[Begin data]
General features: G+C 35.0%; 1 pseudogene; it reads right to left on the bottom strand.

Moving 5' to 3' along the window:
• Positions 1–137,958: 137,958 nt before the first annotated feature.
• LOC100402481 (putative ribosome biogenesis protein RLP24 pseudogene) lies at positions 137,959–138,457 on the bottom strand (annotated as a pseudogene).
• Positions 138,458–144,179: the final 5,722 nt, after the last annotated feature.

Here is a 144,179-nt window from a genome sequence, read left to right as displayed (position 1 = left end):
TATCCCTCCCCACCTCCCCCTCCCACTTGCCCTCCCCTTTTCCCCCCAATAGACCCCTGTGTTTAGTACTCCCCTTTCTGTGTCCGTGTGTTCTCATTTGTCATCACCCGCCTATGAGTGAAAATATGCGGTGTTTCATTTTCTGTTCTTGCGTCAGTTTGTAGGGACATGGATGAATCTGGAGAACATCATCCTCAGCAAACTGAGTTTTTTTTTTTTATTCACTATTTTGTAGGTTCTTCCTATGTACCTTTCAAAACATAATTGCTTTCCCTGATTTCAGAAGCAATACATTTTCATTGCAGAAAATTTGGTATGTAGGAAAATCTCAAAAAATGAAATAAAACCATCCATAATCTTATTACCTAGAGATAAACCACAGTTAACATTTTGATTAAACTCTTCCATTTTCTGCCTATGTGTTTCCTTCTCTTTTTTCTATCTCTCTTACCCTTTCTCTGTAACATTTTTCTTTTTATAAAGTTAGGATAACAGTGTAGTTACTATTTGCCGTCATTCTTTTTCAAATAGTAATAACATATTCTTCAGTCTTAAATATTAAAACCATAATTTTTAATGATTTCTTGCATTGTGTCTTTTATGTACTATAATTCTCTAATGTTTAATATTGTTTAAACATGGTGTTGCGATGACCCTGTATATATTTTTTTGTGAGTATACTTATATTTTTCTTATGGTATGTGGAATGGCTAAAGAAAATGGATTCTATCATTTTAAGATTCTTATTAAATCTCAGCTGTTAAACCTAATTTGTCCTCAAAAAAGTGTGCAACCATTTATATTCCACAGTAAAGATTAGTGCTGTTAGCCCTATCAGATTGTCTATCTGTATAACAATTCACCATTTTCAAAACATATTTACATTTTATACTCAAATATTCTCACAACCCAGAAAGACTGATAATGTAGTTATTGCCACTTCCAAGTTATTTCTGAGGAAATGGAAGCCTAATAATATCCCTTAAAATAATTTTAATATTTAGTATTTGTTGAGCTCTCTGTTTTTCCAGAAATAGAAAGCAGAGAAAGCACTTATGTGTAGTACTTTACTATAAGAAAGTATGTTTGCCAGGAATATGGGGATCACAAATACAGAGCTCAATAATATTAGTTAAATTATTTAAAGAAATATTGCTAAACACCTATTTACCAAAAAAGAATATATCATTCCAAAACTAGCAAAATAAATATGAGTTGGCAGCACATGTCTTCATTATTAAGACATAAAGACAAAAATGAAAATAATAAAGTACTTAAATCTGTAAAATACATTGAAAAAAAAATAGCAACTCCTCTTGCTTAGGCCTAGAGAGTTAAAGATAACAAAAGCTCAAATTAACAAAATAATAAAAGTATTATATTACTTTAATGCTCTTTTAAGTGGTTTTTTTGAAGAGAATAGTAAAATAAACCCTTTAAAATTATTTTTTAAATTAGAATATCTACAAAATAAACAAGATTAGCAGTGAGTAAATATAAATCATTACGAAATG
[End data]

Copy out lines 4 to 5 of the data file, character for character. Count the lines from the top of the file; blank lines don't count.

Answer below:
• LOC100402481 (putative ribosome biogenesis protein RLP24 pseudogene) lies at positions 137,959–138,457 on the bottom strand (annotated as a pseudogene).
• Positions 138,458–144,179: the final 5,722 nt, after the last annotated feature.